Seren awarded £1.7m grant for magnet recycling plant

L to R – Professor Peter Nockemann of Queen’s University, Tim Harrison, Esther McKee and Andrew Holmes of SerenTech
L to R – Professor Peter Nockemann of Queen’s University, Tim Harrison, Esther McKee and Andrew Holmes of SerenTech

QUEEN'S University spin-out Seren Technologies (SerenTech) has won a £1.72 million grant from the UK Government's Advanced Propulsion Centre (APC) to build a cutting-edge recycling facility in Northern Ireland and create a number of jobs.

Founded in 2015, SerenTech has developed new techniques to recycle magnets using a revolutionary process for the separation and recovery of rare earth elements from mining ore concentrates and waste magnets.

It now has 11 full time employees in Belfast, with another 25 positions to be created in 2023.

QUB Professor Peter Nockemann said: “Given the ubiquity of magnets in almost every type of electronic equipment, from mobile phones to electric cars to MRI machines, and the rising cost of mining rare earth elements which make magnets, the development of a scaled-up magnet recycling process is seen as a major area of economic growth.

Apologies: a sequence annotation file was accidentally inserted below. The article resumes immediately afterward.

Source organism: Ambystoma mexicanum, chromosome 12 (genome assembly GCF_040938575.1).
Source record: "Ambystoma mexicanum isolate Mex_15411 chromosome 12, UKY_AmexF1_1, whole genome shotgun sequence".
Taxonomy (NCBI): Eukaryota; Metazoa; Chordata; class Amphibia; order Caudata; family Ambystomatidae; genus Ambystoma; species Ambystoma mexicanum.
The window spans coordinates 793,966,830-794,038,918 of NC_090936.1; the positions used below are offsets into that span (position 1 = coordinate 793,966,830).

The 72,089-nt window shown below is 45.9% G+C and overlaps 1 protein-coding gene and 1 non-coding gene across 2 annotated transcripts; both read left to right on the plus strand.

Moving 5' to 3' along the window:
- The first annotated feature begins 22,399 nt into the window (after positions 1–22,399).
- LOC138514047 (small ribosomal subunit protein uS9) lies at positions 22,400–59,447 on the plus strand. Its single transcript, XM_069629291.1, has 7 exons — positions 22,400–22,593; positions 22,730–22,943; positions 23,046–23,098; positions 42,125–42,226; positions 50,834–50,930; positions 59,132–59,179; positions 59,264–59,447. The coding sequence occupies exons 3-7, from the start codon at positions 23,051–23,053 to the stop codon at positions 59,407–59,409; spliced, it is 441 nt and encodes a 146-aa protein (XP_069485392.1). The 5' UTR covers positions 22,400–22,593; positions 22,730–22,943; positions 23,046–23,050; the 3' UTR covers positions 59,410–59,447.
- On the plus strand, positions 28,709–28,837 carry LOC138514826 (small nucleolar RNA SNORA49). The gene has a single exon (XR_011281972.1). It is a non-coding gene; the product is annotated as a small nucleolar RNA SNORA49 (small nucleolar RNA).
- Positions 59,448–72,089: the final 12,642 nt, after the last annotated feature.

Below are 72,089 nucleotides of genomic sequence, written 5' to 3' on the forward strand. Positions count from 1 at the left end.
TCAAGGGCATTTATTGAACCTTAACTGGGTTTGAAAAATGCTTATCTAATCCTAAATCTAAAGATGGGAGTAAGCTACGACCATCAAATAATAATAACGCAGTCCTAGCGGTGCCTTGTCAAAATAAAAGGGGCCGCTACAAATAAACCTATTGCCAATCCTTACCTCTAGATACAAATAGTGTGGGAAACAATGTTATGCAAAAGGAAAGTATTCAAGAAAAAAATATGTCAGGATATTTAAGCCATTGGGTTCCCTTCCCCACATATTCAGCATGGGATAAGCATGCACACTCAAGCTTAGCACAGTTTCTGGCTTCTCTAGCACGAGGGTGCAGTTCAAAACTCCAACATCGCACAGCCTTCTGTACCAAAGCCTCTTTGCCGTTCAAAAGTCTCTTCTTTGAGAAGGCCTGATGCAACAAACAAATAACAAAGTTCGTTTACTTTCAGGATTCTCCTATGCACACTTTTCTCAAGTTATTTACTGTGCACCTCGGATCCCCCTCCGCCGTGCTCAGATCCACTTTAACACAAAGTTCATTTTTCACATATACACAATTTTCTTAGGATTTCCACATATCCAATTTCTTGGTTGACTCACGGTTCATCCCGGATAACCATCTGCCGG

“Our team at Queen's are proud of the world leading research which has led us to this point. SerenTech has developed a toolkit of separation techniques and solvent systems which present a potential opportunity to provide a world leading recycling process in the industrial elemental extraction from spent magnets and waste, to satisfy growing demand and lagging new global supply chains, right here in Belfast.”

He added: “The technology developed by SerenTech provides considerable benefits over alternative magnet recycling technology presently being marketed and operated. We now look forward to the next stage of the company’s journey where we take what we have learned at a research scale and expand it to demonstration scale.”

Andrew Holmes, director of SerenTech, said: “This is a tremendous endorsement from the UK Government and the APC on the potential for scaling our technology offering from SerenTech. This grant validates the significance of magnet recycling in a tight supply market.

“The team has been busy setting a platform to accelerate from the pilot scale studies at Queens University Belfast, and now relocation to a new commercial facility in Belfast, where a demonstration scale 30 tonne per annum magnet recycling circuit can be housed.

“The scale of the proposed demonstration plant will prepare the ground for further product development with industry partners.

“We expect that the importance of recycling will increase dramatically over the next few years as the energy transition away from carbon gathers more momentum, and the desire from governments to develop alternative secure supply chains amplifies.”